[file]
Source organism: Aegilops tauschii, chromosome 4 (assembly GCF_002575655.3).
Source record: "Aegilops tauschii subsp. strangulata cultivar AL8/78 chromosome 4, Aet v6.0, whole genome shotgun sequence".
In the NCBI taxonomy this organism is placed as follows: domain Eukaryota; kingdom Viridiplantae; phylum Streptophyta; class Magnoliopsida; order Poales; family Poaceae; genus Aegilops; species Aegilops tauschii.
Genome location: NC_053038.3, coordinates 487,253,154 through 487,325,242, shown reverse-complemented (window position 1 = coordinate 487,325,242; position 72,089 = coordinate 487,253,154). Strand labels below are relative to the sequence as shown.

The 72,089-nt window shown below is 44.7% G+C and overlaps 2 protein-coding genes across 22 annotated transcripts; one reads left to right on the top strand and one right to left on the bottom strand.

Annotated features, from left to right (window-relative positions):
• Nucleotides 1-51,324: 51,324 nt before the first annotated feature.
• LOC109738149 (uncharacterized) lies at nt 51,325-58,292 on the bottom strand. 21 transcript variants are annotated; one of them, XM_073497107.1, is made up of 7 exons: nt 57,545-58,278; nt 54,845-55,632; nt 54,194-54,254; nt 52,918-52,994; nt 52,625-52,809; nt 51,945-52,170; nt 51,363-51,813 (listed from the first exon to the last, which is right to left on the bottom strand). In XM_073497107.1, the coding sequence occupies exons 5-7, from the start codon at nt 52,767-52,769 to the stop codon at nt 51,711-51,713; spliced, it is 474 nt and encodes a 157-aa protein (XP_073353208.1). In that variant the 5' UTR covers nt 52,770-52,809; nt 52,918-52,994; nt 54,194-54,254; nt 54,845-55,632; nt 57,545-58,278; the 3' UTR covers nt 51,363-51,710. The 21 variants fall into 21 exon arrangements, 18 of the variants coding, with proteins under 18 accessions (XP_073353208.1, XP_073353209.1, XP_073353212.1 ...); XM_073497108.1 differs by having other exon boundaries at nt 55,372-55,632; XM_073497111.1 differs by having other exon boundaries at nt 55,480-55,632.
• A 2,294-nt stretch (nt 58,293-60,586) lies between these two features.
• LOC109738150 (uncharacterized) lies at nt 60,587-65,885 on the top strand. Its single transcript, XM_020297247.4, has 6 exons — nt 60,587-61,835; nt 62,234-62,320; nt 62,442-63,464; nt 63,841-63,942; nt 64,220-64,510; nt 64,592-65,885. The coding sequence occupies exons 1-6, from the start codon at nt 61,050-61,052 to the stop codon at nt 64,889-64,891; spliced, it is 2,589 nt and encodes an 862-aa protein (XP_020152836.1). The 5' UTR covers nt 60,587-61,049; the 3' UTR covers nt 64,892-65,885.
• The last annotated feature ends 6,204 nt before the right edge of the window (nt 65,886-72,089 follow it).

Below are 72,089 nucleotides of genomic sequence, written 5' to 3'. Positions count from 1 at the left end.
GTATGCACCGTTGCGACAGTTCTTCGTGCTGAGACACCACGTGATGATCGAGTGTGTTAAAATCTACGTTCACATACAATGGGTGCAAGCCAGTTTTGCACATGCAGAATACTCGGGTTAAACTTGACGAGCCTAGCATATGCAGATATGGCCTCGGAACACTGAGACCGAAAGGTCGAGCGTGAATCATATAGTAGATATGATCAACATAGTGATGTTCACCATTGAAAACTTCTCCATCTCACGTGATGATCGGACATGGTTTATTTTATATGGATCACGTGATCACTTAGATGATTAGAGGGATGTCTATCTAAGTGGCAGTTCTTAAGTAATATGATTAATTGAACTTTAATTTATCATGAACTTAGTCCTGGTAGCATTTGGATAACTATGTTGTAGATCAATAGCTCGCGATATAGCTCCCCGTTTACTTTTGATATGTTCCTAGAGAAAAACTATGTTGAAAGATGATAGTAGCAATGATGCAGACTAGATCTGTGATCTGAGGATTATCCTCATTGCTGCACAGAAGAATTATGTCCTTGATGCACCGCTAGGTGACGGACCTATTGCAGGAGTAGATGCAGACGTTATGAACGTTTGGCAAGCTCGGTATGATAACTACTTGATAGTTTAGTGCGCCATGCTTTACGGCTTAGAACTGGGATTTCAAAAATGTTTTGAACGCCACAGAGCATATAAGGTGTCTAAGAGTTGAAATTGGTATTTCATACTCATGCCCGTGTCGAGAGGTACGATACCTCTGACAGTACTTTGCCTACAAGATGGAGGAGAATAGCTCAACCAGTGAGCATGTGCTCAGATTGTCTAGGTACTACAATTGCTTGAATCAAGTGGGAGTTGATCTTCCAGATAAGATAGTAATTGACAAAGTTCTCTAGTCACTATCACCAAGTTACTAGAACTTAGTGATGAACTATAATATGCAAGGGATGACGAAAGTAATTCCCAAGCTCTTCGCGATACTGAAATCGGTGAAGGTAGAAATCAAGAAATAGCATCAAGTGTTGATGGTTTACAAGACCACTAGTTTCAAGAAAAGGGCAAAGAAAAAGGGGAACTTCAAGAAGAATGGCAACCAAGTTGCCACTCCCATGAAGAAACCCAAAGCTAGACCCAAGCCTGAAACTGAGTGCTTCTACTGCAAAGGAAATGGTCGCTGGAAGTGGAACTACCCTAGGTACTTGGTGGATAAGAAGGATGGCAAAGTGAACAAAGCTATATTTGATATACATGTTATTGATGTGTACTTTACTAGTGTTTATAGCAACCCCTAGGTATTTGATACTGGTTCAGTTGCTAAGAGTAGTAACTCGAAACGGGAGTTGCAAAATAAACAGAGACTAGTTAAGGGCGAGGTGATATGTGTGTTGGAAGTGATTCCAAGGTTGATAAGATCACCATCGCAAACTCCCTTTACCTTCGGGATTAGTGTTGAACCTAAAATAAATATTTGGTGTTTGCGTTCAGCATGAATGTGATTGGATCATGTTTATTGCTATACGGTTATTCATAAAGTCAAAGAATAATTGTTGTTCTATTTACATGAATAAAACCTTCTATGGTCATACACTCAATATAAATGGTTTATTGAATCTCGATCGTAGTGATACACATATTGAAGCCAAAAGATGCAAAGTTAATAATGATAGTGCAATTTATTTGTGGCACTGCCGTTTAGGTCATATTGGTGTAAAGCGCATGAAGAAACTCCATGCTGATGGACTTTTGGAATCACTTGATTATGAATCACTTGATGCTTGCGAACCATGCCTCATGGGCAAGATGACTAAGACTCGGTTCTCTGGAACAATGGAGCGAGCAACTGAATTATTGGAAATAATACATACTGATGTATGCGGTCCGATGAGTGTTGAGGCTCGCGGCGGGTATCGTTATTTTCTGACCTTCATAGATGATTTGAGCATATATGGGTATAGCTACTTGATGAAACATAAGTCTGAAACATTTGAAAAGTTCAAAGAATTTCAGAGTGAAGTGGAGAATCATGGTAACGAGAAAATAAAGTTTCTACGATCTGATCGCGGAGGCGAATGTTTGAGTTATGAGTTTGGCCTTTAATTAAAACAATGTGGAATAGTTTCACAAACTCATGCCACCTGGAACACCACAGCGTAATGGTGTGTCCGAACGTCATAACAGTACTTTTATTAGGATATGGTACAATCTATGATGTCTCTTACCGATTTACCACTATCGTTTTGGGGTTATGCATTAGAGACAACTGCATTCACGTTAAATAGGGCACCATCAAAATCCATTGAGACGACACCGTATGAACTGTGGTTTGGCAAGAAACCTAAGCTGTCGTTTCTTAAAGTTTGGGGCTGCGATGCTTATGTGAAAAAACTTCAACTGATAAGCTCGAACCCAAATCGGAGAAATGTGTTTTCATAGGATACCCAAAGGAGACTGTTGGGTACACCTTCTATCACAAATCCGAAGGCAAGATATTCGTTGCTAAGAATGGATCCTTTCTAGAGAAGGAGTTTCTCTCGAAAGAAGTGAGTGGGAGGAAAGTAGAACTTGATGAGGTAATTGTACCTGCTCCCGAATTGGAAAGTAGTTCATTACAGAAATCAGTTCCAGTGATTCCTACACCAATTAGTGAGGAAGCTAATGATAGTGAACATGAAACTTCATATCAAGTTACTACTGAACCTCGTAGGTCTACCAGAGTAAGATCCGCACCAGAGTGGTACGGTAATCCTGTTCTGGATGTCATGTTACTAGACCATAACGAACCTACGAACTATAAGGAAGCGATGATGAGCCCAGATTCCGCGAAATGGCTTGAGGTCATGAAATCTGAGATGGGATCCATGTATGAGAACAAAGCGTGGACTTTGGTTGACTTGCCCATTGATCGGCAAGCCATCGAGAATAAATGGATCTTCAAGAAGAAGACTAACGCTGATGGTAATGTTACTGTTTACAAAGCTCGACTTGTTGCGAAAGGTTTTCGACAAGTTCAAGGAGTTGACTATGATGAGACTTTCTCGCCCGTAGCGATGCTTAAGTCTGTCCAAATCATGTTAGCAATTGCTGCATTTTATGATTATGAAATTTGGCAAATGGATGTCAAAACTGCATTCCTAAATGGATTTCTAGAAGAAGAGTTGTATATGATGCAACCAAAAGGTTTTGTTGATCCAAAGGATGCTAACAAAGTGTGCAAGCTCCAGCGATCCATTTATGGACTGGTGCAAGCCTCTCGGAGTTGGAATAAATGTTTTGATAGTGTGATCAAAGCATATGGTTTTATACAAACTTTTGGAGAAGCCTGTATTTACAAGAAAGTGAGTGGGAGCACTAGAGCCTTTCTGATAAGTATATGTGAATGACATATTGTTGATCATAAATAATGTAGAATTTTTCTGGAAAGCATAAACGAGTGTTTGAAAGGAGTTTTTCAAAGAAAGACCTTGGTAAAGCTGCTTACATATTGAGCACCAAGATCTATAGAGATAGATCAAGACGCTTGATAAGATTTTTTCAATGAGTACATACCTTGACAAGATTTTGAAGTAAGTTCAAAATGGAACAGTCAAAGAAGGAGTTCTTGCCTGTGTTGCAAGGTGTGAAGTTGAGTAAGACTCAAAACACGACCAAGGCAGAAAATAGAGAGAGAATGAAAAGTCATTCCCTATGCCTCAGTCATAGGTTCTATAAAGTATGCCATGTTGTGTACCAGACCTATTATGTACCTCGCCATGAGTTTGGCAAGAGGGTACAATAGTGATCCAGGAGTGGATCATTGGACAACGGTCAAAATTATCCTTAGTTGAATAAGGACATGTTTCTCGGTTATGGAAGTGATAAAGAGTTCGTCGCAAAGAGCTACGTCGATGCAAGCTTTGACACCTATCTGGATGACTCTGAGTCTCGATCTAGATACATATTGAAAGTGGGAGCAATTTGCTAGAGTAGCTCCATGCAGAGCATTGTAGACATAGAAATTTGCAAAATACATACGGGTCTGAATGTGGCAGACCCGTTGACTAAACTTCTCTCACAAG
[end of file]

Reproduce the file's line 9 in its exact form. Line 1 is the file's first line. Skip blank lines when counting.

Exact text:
• A 2,294-nt stretch (nt 58,293-60,586) lies between these two features.